This time it’s actually a Friday too!
1. It’s all talk, Tiktaalik can’t walk, Warren Nunn, Creation Ministries International, 30 January
But in 2010, a discovery in Poland shook the claims about Tiktaalik’s place in the evolutionary timeframe. It was of tetrapod footprints dated (using evolutionary assumptions) at 397 million years, 18 million years older than Tiktaalik. Dr Tas Walker wrote:
“If four-legged animals existed 18 million years earlier, then Tiktaalik can’t be the transitional fossil it has been claimed to be”.
This should have been the end for the Tiktaalik story but no-one—apart from creationists—seemed to see a problem, or, at least, admit to it.
1. Legends of the Flood, (Unknown), Answers in Genesis, 30 January
Today, over 270 cultures retain distant memories of that “life-changing event.” The details have been lost, but most of the legends share common themes: Man became corrupt; the Flood was worldwide; eight people survived; representatives of all land animals were saved; a dove was released to seek dry land; the survivors came down from a mountain to re-populate the whole world, and so on.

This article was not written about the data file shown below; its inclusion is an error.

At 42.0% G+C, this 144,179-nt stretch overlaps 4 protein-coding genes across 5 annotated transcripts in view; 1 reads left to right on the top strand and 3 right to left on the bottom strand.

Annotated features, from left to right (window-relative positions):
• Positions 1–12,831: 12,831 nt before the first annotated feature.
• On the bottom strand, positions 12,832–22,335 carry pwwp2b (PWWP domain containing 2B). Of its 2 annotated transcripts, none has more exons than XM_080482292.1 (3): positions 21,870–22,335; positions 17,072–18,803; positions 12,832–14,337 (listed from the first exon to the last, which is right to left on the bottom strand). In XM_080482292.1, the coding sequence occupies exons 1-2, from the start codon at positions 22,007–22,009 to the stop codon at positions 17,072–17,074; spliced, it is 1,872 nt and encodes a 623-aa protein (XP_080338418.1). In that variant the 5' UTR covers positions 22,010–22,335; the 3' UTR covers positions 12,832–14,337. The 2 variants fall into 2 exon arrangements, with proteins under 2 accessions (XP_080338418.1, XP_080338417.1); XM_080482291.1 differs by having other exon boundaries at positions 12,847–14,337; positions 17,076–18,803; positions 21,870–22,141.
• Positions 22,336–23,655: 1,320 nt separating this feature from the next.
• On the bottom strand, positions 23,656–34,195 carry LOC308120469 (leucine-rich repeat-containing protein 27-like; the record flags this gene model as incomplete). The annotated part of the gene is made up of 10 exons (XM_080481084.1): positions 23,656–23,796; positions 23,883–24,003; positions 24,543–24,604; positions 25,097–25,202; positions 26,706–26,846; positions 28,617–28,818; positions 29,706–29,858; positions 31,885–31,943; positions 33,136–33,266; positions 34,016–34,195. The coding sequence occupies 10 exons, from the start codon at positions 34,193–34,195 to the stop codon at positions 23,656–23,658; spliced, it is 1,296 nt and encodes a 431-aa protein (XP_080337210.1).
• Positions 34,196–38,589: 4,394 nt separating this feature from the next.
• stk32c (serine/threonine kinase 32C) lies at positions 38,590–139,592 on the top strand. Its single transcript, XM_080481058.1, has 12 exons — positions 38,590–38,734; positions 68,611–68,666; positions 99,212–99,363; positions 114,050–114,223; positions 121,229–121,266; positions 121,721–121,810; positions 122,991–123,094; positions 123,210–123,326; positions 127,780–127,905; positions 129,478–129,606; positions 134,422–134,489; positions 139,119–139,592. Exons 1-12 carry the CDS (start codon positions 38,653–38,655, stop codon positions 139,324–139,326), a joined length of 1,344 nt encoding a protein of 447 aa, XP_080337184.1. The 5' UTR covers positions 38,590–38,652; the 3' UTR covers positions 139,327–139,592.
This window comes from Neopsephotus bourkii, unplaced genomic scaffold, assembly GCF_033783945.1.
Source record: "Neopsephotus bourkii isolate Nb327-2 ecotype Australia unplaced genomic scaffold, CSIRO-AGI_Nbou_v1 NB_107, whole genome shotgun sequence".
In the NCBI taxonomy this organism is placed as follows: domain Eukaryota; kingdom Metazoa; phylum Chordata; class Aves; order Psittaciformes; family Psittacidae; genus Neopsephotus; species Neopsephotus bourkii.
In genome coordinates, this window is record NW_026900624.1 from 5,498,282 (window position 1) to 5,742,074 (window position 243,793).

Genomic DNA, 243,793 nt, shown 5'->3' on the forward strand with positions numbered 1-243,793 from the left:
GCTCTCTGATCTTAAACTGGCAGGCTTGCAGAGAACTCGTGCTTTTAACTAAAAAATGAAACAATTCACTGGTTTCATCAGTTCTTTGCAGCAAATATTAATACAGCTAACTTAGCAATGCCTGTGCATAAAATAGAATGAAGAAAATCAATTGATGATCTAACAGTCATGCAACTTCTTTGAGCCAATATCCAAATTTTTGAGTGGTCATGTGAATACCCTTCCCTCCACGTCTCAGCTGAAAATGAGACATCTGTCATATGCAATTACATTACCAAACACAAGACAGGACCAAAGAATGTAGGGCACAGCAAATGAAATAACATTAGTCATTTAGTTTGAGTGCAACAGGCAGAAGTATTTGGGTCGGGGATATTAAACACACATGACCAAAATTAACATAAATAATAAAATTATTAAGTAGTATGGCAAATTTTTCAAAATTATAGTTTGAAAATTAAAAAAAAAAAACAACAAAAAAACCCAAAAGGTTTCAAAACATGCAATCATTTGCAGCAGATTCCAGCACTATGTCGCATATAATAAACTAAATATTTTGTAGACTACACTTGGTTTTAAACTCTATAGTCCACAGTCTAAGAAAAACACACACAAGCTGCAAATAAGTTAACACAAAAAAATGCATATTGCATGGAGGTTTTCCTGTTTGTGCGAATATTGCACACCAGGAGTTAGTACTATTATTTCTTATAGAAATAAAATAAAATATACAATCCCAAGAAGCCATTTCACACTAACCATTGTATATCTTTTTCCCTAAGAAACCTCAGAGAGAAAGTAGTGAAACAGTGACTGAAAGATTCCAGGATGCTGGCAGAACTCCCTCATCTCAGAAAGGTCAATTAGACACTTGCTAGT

Critics claim the Bible’s account borrows from earlier myths. But it’s the other way around. We know the Bible is the only true account, and thus the reason the Flood stories use names similar to the Bible’s is because they are borrowing from God’s Word. That’s why Noah-like names such as Nu-u, Nu-Wah, Noh, Nos, and Nuh are preserved in so many of the Flood legends.
3. Most of Venus’ History Is Missing?, Brian Thomas, Institute for Creation Research, 31 January
Jettisoning the secular concept of billions of years would reconcile these mysteries. If there is no evidence for that enormous amount of missing time on Venus, maybe it never actually happened. And its craters may well be linked to a recent, solar system-wide event.